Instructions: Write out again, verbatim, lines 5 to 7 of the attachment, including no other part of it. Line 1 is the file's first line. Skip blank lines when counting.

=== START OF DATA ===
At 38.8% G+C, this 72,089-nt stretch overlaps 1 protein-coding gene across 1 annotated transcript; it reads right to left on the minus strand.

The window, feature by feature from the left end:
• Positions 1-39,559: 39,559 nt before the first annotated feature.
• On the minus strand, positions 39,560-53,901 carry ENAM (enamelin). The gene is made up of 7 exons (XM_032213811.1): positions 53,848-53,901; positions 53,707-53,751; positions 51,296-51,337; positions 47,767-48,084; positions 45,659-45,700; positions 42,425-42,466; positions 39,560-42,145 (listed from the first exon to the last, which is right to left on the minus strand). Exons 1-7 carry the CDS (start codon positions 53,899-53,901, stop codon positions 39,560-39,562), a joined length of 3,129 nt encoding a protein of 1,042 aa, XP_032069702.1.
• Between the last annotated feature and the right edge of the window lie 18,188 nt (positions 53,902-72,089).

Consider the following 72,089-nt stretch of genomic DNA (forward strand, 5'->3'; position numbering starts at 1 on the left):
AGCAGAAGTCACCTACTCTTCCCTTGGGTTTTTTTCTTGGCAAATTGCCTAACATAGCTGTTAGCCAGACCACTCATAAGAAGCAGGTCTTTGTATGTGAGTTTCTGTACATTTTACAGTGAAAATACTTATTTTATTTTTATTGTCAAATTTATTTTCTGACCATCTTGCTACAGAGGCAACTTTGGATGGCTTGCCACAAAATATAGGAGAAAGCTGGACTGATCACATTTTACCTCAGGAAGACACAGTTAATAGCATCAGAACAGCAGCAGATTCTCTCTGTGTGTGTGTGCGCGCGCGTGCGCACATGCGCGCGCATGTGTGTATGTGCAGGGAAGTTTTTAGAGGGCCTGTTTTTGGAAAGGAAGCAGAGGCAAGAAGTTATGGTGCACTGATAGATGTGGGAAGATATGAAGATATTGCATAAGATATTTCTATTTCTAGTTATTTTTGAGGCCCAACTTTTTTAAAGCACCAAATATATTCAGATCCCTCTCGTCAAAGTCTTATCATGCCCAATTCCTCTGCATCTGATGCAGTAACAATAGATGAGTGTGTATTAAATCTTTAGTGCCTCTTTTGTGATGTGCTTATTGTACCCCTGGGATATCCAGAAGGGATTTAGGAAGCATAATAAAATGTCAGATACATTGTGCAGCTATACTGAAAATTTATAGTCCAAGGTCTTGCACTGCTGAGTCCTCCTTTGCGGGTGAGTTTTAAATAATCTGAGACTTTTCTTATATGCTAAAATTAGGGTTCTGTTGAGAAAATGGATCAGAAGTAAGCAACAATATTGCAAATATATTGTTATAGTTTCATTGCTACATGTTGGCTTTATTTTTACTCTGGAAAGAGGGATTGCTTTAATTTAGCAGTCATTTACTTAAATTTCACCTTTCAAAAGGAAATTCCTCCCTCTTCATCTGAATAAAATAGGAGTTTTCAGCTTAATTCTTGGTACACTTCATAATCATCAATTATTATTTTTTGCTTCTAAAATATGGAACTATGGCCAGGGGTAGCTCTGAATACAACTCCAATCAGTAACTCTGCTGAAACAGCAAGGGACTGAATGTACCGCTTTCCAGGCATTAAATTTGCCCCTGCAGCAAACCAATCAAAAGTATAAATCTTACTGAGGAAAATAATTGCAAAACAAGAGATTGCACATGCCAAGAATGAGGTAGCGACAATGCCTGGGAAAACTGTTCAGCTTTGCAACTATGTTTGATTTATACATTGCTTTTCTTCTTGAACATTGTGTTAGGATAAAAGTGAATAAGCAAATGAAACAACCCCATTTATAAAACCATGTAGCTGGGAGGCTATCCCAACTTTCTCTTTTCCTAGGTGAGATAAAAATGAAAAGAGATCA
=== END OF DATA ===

• Between the last annotated feature and the right edge of the window lie 18,188 nt (positions 53,902-72,089).

Consider the following 72,089-nt stretch of genomic DNA (forward strand, 5'->3'; position numbering starts at 1 on the left):
AGCAGAAGTCACCTACTCTTCCCTTGGGTTTTTTTCTTGGCAAATTGCCTAACATAGCTGTTAGCCAGACCACTCATAAGAAGCAGGTCTTTGTATGTGAGTTTCTGTACATTTTACAGTGAAAATACTTATTTTATTTTTATTGTCAAATTTATTTTCTGACCATCTTGCTACAGAGGCAACTTTGGATGGCTTGCCACAAAATATAGGAGAAAGCTGGACTGATCACATTTTACCTCAGGAAGACACAGTTAATAGCATCAGAACAGCAGCAGATTCTCTCTGTGTGTGTGTGCGCGCGCGTGCGCACATGCGCGCGCATGTGTGTATGTGCAGGGAAGTTTTTAGAGGGCCTGTTTTTGGAAAGGAAGCAGAGGCAAGAAGTTATGGTGCACTGATAGATGTGGGAAGATATGAAGATATTGCATAAGATATTTCTATTTCTAGTTATTTTTGAGGCCCAACTTTTTTAAAGCACCAAATATATTCAGATCCCTCTCGTCAAAGTCTTATCATGCCCAATTCCTCTGCATCTGATGCAGTAACAATAGATGAGTGTGTATTAAATCTTTAGTGCCTCTTTTGTGATGTGCTTATTGTACCCCTGGGATATCCAGAAGGGATTTAGGAAGCATAATAAAATGTCAGATACATTGTGCAGCTATACTGAAAATTTATAGTCCAAGGTCTTGCACTGCTGAGTCCTCCTTTGCGGGTGAGTTTTAAATAATCTGAGACTTTTCTTATATGCTAAAATTAGGGTTCTGTTGAGAAAATGGATCAGAAGTAAGCAACAATATTGCAAATATATTGTTATAGTTTCATTGCTACATGTTGGCTTTATTTTTACTCTGGAAAGAGGGATTGCTTTAATTTAGCAGTCATTTACTTAAATTTCACCTTTCAAAAGGAAATTCCTCCCTCTTCATCTGAATAAAATAGGAGTTTTCAGCTTAATTCTTGGTACACTTCATAATCATCAATTATTATTTTTTGCTTCTAAAATATGGAACTATGGCCAGGGGTAGCTCTGAATACAACTCCAATCAGTAACTCTGCTGAAACAGCAAGGGACTGAATGTACCGCTTTCCAGGCATTAAATTTGCCCCTGCAGCAAACCAATCAAAAGTATAAATCTTACTGAGGAAAATAATTGCAAAACAAGAGATTGCACATGCCAAGAATGAGGTAGCGACAATGCCTGGGAAAACTGTTCAGCTTTGCAACTATGTTTGATTTATACATTGCTTTTCTTCTTGAACATTGTGTTAGGATAAAAGTGAATAAGCAAATGAAACAACCCCATTTATAAAACCATGTAGCTGGGAGGCTATCCCAACTTTCTCTTTTCCTAGGTGAGATAAAAATGAAAAGAGATCA